Jim Crawford (racing driver)
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Crawford at the 1988 Indianapolis 500
13 February 1948|
Dunfermline, Fife, Scotland
|Died||6 August 2002
Tierra Verde, Florida
|Formula One World Championship career|
|First race||1975 British Grand Prix|
|Last race||1975 Italian Grand Prix|
Jim Crawford (13 February 1948 in Dunfermline, Fife – 6 August 2002 in Tierra Verde, Florida, United States) was a British racing driver from Scotland. His first motorsport experience came behind the wheel of a Mini that he drove in several rallies. After an unsuccessful stint in Formula Ford he landed a drive in his friend Stephen Choularton's team in Formula Atlantic, after showing great promise in a couple of Formula Libre races at Croft. He went on to spend a number of years driving alongside Choularton at SDC Racing in Formula Atlantic and was spotted by Lotus Cars and offered a test drive by them. He participated in two World Championship Formula One Grands Prix, debuting on 19 July 1975. He was also the winner of the 1982 British Formula One Championship. He is notable for being the 500th person to start a Formula One World Championship race.
Crawford moved to the USA in the early 1980s, finishing runner-up twice in the Can-Am series. He finished fourth on his CART debut at Long Beach in 1984 and went on to become a regular in the Indianapolis 500. It was there in 1987 that Crawford suffered a crash in practice which resulted in serious leg injuries. However, he recovered sufficiently to return to the 500 in 1988, leading the race for a few laps. A late race puncture dropped him from 2nd to 6th.
Crawford's final 500 was in 1993, although he made unsuccessful attempts to qualify old cars in 1994 and 1995.
1988 Indianapolis 500
Crawford's most notable run at Indy occurred in 1988. After nearly a year of rehabilitation from leg and foot injuries, Crawford returned for the 1988 Indianapolis 500. He signed with King Racing as a teammate to Johnny Rutherford, driving a Buick entry. He was a last-minute addition to the team, joining just prior to opening day. He made little headlines during time trials, quietly making the field late on the second day. He was still recovering from his leg injuries, and walked the month with the aid of a cane.
On race day, however, Crawford created quite a stir. The race was dominated by the Penske Team, however, Crawford was in contention all afternoon, and was the only driver other than the Penske cars to lead laps during the race. Crawford took the lead near the midpoint, and led 8 laps. He drove a highly aggressive race, dicing in and out of traffic at will, and frequently dropping well below the white lines in the turns. Crawford set a blistering pace during his stint in the lead, and was running second as late as lap 194. With six laps to go, he got sideways in turn three, and flat-spotted his tires. He ducked into the pits for new tires, but the crew had difficulties, and he lost several seconds. He lost a lap, and finished 6th. It was the highest finish at the time for the Buick V-6 Indy engine, and Crawford was praised for his strong effort.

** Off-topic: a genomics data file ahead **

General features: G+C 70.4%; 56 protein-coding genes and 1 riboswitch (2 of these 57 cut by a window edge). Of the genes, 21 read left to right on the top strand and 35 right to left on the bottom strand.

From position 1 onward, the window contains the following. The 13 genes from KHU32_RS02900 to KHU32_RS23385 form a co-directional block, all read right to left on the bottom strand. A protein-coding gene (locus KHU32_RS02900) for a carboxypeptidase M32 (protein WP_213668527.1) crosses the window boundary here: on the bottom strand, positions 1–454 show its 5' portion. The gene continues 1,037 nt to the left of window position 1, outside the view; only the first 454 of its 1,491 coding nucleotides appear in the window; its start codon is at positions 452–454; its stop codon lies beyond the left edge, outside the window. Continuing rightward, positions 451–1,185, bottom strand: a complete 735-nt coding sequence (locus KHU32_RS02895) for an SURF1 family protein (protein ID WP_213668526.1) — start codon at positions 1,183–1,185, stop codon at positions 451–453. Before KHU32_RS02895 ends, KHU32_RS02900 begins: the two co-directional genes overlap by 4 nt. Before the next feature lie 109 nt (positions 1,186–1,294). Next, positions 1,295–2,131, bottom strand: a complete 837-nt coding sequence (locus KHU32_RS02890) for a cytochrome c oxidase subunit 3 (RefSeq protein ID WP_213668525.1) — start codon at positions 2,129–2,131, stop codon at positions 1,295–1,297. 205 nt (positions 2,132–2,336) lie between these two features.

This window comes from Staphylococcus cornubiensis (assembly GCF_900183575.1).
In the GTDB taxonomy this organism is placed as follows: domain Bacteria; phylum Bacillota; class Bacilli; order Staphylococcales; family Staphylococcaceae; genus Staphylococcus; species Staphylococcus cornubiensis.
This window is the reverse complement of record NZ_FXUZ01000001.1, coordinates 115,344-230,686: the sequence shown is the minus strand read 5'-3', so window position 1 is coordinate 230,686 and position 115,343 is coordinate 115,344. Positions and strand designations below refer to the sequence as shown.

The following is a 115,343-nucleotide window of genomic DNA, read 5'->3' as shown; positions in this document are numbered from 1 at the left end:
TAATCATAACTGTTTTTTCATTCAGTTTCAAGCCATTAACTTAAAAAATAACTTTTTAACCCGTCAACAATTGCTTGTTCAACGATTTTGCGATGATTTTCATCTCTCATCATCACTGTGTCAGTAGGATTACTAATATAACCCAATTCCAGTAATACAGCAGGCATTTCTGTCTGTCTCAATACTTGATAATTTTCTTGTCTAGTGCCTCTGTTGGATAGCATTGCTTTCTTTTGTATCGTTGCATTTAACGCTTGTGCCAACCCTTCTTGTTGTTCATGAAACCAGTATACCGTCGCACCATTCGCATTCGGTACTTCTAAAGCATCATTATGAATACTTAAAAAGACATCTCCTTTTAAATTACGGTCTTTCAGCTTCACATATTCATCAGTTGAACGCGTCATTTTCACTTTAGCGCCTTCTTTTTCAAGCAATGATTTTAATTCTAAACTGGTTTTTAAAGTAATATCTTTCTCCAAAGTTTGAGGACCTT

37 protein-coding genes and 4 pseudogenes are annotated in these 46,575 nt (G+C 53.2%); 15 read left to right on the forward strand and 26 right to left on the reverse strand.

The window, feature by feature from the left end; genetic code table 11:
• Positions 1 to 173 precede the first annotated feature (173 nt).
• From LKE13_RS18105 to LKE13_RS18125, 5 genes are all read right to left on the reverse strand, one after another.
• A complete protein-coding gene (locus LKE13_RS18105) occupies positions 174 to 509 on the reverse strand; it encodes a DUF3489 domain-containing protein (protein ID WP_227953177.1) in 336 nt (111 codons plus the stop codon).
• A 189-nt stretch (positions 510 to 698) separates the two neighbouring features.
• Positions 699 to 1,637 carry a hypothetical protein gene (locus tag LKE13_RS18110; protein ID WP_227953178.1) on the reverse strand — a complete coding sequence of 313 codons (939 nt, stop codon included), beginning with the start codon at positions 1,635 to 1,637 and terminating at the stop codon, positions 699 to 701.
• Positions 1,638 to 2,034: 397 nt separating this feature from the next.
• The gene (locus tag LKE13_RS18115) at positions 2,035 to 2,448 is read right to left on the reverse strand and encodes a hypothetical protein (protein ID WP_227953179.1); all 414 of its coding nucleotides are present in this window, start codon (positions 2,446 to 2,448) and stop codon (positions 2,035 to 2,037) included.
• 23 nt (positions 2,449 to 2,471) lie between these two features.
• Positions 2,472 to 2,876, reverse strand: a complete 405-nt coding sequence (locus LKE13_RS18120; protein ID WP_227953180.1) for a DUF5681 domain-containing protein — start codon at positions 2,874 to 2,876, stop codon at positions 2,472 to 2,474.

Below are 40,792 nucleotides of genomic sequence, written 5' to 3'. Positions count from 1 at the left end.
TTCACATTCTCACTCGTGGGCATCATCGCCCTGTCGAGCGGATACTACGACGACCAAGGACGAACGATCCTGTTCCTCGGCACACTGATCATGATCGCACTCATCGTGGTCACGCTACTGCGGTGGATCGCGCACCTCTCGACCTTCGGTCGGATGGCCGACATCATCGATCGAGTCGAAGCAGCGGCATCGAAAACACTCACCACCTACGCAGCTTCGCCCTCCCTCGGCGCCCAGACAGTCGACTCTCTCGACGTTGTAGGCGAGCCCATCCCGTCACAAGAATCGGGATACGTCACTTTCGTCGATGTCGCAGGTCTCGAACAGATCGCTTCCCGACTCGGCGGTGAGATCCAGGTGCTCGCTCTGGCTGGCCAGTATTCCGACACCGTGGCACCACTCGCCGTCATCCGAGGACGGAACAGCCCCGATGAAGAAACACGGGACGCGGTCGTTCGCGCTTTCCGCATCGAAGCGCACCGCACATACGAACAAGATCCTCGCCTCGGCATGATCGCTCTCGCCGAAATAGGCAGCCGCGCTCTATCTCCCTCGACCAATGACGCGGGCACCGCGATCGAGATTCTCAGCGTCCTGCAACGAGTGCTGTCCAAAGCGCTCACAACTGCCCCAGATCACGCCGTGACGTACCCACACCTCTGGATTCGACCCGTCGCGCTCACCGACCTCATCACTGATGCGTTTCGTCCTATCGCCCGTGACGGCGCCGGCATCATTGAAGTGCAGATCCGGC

Crawford returned to Indy in 1989 with high expectations after his 1988 performance. He qualified 4th, the highest of the non-Chevrolet teams, but dropped out with mechanical problems on race day.
In 1990, Crawford joined the Menard team, and during practice, suffered a spectacular crash. He spun and hit the wall in turn one, then became airborne 10–15 feet above the ground in the south short chute. He was not seriously injured. He finished 15th on race day.
Crawford's final notable appearance at Indy was in 1992. Crawford re-joined the King Racing team, as a teammate to Roberto Guerrero driving once again the Buick V-6 engine. Crawford and Guerrero led the speed charts all through practice, with Crawford setting an all-time unofficial track record of 233.433 mph. Both drivers were heavy favourites for the pole position, but on the morning of pole day, Crawford blew an engine. Rain pushed time trials into the next day, which gave the team time to install a new engine. However, on the second day, he blew another engine, and wound up missing his opportunity to qualify during the pole round. He qualified 6th fastest, but as a second day qualifier, lined up 21st. On race day, he was a factor early, but crashed out on lap 75 collecting Rick Mears.
The 1988 race would end up being Crawford's best Indy car finish (6th), and his final start came in 1993. He failed to qualify in 1994–1995, and retired from driving.
After retirement from racing, Crawford lived in St. Petersburg, Florida, where he bought a fishing boat he used for charters. He died in 2002 of liver failure. He was survived by his second wife Annie and his children from his first marriage, Geoffrey and Emily.
Complete Formula One World Championship results
|1975||John Player Special Team Lotus||Lotus 72F||Ford Cosworth DFV||ARG||BRA||RSA||ESP||MON||BEL||SWE||NED||FRA||GBR
American Open Wheel racing results
PPG Indycar Series
(key) (Races in bold indicate pole position)
|1984||Theodore 83||Ford Cosworth DFX||DNQ||Ed Wachs Motor Sports|
|1985||Lola T900||Ford Cosworth DFX||27||16||Wysard Racing|
|1986||March 86C||Buick||26||29||Team ASC|
|1987||March 86C||Buick||Injured||Patrick Racing|
|1988||Lola T87/00||Buick||18||6||King Racing|
|1989||Lola T87/00||Buick||4||19||King Racing|
|1990||Lola T89/00||Buick||29||15||Team Menard|
|1991||Lola T91/00||Buick||8||26||King Racing|
|1992||Lola T92/00||Buick||21||25||King Racing|
|1993||Lola T93/00||Chevrolet 265C||31||24||King Racing|
|1994||Lola T91/00||Buick||DNQ||Riley & Scott|
|1995||Lola T92/00||Buick||DNQ||Hemelgarn Racing|
Emilio de Villota
|British Formula One Champion
- "Scottish Indy driver dies". Motorsports (BBC). 8 August 2002. Retrieved 13 September 2012.